Frequently Asked Questions about the COVID-19 Vaccine
Why should I receive the COVID-19 vaccination?
COVID-19 can cause serious illness and even death. It is difficult to know how each person will be affected. Even if you have a mild or no symptoms, you can pass the virus to others. There are a number of different COVID-19 vaccines now being used throughout the world. All COVID-19 vaccines available in Canada have been shown to be safe and highly effective at preventing COVID-19 disease. And, for those who still get infected despite being vaccinated, you will have a much milder form of the disease.
How Can I Book an Appointment for a COVID-19 Vaccine?
TravelSafe Clinic does not provide COVID-19 vaccinations. Individuals who are eligible to book an appointment for a COVID-19 vaccine can do so through Vancouver Coastal Health or Fraser Health, depending on the Health Authority that you reside in.
If you are eligible to book an appointment and reside in the Vancouver Coastal Health region, please call 1-877-587-5767 to book your appointment. Further details about who is currently eligible can be found on the VCH website: http://www.vch.ca/covid-19/covid-19-vaccine
If you are currently eligible to book an appointment and reside in the Fraser Health region, please call 1-855-755-2455 or visit Fraserhealth.ca/vaccinebooking
How long will I be protected after receiving the vaccine?
Researchers are still studying this question. The protection (immunity) gained through infection is potentially different than vaccine-induced immunity.
Are there side effects of COVID-19 vaccine?
With any vaccination, mild pain, redness, and swelling at the injection site may occur. Some people might have a mild fever, sore muscles, headache, and feel tired after receiving the shot. These reactions mean that the vaccine is working to help your body mount an immune response to fight off COVID-19 if you are exposed. For most people, these symptoms will not last longer than a few days.
Can vaccination cause COVID-19 disease?
No, it is not possible to get COVID-19 from vaccines. None of the approved vaccines contain the virus that causes COVID-19. Rather, they contain inactivated virus, parts of the virus (e.g., spike protein), or a gene from the virus. None of these can cause the disease.
Can a vaccinated person spread COVID-19?
This is still being investigated. While researchers believe that the vaccine will reduce transmission, more studies are needed to determine if a vaccinated person can spread COVID to a person who has not been vaccinated.
Should I get vaccinated if I already had COVID-19 disease?
Yes. Although very rare, there have been reports of individuals becoming infected more than once. Data so far suggests that individuals appear to have short-term natural protection for at least 90 days after infection. However we still don’t know for how long this immunity lasts. Vaccination is the best protection and is safe. If you’ve been previously infected, wait until symptoms have resolved before receiving the COVID-19 vaccination. Be sure to inform the health care provider about your previous infection prior to getting the shot.
When will I be able to get the vaccine?
BC has recently announced a COVID-19 Immunization Plan. The general population will have the opportunity to be immunized after phase 1 and 2. Vaccines will primarily be distributed by age, starting with the oldest. BC is currently in stage 1. See BCCDC for more information: BCCDC COVID-19 Immunization Plan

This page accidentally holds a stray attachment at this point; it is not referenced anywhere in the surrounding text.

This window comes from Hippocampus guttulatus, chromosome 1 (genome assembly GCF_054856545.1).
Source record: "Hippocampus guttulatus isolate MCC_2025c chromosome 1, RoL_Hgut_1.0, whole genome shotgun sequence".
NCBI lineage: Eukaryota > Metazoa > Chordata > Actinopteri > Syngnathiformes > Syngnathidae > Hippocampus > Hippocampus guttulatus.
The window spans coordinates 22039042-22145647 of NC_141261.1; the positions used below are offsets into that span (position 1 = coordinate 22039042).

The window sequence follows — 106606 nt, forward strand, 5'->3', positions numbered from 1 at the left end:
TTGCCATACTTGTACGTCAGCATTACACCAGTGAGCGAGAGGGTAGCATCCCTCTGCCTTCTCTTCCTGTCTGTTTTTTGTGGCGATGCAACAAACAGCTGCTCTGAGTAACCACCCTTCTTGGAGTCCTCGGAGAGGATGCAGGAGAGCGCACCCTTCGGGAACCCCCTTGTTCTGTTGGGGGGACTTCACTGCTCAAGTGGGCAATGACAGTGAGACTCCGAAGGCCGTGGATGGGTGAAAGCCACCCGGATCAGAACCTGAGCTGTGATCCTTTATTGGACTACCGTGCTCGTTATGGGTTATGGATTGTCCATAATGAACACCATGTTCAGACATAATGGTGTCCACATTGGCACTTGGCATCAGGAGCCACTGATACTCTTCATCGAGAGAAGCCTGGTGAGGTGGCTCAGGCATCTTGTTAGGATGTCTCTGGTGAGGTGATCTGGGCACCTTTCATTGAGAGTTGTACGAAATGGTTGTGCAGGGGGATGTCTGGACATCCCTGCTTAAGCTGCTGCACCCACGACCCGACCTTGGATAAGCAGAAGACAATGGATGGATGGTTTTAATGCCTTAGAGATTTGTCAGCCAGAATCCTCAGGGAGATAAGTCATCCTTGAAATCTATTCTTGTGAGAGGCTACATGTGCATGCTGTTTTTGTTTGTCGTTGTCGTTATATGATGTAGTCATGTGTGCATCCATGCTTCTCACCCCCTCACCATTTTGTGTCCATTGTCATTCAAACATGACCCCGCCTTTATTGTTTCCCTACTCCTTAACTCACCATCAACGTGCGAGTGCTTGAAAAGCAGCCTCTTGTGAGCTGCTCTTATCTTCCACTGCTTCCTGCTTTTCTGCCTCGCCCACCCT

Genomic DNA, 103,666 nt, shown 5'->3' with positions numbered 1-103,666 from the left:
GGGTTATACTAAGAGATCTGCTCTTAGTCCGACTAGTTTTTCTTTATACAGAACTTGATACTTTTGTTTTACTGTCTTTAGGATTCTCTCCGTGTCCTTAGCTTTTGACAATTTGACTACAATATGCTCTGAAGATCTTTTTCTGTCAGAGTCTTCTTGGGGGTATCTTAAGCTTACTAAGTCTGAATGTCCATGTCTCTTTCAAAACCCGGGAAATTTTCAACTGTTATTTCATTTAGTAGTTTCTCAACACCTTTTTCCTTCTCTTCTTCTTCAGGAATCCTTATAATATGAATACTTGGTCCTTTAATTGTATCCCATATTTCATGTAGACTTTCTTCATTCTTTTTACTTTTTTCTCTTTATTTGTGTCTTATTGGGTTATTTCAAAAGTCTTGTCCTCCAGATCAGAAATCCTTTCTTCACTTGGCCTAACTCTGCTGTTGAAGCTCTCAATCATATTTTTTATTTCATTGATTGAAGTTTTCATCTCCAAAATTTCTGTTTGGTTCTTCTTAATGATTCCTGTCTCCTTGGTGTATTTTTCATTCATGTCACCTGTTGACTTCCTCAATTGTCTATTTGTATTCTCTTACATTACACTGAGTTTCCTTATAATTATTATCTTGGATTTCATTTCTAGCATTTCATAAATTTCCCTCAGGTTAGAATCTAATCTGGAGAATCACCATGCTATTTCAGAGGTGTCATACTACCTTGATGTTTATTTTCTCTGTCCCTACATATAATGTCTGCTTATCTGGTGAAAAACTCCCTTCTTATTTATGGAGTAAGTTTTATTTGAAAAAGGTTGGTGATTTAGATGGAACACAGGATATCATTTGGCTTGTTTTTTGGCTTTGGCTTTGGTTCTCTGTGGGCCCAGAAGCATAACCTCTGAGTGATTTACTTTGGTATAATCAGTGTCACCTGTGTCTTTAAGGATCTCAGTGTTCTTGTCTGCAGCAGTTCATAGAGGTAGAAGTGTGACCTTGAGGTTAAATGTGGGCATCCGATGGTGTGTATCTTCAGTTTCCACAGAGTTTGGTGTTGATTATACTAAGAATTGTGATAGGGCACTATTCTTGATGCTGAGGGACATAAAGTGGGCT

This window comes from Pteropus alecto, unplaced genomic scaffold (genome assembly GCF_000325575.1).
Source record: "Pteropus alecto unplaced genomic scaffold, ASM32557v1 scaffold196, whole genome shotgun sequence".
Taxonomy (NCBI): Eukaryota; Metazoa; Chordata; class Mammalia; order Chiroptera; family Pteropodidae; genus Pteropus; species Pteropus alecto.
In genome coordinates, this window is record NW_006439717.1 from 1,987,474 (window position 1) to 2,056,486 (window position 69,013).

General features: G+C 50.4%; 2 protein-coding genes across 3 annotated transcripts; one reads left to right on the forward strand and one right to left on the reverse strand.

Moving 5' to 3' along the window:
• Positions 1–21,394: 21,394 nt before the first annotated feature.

The proposed schedule is split into four phases:
Phase 1: December to February: Resident, staff, essential visitors with long-term care/assisted living; people in remote Indigenous communities and hospital workers caring for COVID-19 patients.
Phase 2: February to March: Seniors over 80; Indigenous seniors over 65, Indigenous elders; more health-care workers; vulnerable populations and nursing home staff.
Phase 3: April to June: Members of the general public aged 60 to 79.
Phase 4: July to September: Members of the general public aged 18 to 59.
There is currently no COVID-19 vaccine approved in Canada for children under 17 years with exceptions for those with certain medical conditions. Trials are underway and a vaccine for children is expected in the future.
Where will I be able to get the vaccine?
The provincial government states they will be releasing further details regarding the public access to the vaccine by late February. Large vaccine clinics coordinated through public health will be held in school gymnasiums, community halls, recreation centres, etc. Other vaccine providers including pharmacies, GP offices, and private clinics may be involved in the future. TravelSafe Clinic is monitoring the situation closely and is hoping to access the vaccine and offer COVID-19 vaccination services to our clients in the future.
Can I stop wearing my mask or practice social distancing once I get the vaccine?
No. Masks and other preventive measures including washing your hands and physical distancing must continue until more is known about the effectiveness of the vaccine in preventing transmission. More studies are needed to determine how long vaccine immunity lasts and whether a vaccinated person can still spread the virus to others.
There have been news reports about a new and more contagious COVID-19 variant virus. Will the approved vaccines be effective against the new variants?
There is currently no evidence to suggest COVID-19 vaccines won’t protect against the variant strains.